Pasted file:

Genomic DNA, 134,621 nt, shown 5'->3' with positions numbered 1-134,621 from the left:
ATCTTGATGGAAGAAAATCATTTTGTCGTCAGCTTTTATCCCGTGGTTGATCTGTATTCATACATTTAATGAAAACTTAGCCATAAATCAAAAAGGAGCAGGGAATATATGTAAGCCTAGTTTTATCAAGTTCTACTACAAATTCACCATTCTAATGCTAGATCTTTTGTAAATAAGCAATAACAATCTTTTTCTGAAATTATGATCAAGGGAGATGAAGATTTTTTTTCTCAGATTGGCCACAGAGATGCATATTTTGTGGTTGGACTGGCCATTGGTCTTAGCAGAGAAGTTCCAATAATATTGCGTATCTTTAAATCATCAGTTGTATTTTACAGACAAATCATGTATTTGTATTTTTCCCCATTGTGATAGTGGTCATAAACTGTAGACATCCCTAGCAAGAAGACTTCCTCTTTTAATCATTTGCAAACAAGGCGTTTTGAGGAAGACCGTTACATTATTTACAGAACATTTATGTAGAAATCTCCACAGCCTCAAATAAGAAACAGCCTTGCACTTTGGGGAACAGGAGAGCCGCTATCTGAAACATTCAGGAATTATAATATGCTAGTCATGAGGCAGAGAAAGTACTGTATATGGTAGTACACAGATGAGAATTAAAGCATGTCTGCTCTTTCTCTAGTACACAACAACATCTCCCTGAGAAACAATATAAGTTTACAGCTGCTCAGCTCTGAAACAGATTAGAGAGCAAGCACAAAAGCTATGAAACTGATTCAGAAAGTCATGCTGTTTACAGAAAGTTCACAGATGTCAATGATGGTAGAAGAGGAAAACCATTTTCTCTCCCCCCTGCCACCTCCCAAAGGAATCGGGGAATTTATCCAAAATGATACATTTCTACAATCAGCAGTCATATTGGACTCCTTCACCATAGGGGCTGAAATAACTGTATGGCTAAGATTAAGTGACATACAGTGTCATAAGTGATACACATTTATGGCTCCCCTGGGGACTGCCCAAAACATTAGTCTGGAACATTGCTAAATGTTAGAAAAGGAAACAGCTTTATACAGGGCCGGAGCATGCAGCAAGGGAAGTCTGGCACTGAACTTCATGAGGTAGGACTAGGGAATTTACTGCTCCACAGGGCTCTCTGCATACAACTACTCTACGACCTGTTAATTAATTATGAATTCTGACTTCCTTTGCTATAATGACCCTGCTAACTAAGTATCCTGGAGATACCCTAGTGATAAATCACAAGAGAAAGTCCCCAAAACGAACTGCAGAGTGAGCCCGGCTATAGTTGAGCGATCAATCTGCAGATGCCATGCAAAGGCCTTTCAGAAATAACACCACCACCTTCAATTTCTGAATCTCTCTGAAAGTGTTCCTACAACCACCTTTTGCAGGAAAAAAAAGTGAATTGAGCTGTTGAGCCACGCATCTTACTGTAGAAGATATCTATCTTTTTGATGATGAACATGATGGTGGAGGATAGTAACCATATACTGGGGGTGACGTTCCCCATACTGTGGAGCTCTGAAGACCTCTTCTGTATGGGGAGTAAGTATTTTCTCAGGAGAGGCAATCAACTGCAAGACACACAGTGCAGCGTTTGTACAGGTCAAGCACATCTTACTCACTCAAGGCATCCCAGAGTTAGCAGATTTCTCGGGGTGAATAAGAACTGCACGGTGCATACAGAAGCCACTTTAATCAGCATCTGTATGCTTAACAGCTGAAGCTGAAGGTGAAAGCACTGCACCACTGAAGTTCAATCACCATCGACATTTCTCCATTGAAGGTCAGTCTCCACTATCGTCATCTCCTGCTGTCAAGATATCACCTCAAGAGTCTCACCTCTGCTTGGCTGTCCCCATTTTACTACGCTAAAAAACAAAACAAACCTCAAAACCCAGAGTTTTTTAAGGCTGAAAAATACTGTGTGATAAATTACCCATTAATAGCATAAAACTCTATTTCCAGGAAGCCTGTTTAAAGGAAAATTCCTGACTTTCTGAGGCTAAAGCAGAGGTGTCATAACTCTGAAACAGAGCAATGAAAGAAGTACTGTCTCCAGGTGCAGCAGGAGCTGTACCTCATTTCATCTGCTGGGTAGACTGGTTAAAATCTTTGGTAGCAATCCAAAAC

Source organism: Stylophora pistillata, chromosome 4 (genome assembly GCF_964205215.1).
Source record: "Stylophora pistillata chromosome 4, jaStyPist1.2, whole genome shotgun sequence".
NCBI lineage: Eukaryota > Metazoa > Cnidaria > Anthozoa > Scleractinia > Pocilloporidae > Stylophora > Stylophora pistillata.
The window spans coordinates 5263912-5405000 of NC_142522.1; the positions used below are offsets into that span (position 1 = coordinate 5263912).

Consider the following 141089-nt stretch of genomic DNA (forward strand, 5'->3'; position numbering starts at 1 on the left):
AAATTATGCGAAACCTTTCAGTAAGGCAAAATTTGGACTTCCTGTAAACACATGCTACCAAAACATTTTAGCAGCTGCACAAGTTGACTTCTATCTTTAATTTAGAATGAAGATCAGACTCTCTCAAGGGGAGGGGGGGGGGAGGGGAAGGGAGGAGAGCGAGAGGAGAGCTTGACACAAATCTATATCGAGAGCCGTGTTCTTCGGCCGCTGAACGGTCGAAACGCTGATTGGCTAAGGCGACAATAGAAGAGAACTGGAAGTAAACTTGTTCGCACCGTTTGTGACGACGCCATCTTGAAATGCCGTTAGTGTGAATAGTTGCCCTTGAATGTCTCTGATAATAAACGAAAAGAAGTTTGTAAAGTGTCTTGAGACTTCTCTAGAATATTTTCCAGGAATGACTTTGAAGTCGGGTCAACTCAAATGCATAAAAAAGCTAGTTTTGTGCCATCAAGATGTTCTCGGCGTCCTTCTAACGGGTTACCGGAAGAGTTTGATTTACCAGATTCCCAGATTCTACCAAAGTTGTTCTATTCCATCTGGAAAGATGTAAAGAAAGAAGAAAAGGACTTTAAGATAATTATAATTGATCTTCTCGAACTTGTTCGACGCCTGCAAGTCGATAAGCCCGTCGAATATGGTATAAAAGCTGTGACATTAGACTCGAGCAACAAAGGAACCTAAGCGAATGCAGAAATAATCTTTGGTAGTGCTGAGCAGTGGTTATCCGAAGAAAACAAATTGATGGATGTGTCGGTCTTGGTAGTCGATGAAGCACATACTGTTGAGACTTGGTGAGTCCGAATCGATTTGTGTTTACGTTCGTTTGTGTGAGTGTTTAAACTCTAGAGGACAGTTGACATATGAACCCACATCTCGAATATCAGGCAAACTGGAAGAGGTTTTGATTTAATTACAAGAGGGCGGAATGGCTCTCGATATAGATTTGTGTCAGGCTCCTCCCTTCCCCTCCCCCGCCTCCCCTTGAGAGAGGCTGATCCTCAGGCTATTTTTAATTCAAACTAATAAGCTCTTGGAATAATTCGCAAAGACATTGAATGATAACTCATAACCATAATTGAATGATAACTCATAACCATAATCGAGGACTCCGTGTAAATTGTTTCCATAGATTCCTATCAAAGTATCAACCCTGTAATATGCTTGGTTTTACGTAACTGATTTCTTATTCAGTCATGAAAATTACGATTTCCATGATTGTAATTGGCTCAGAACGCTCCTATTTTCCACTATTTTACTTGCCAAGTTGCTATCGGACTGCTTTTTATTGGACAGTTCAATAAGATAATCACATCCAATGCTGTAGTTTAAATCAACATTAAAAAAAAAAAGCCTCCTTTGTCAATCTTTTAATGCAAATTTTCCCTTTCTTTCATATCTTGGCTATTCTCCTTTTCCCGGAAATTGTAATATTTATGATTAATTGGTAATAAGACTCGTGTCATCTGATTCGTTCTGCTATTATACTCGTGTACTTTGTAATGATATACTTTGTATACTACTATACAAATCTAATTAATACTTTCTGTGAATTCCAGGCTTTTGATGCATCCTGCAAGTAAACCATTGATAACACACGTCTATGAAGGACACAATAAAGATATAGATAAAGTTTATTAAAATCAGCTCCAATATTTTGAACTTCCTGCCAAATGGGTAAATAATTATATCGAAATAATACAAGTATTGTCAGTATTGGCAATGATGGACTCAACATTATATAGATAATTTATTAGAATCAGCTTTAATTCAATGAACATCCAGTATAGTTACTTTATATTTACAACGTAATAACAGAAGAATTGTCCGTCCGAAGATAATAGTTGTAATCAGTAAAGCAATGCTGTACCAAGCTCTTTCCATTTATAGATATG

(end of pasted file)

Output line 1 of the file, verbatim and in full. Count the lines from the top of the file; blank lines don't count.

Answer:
Genomic DNA, 134,621 nt, shown 5'->3' with positions numbered 1-134,621 from the left: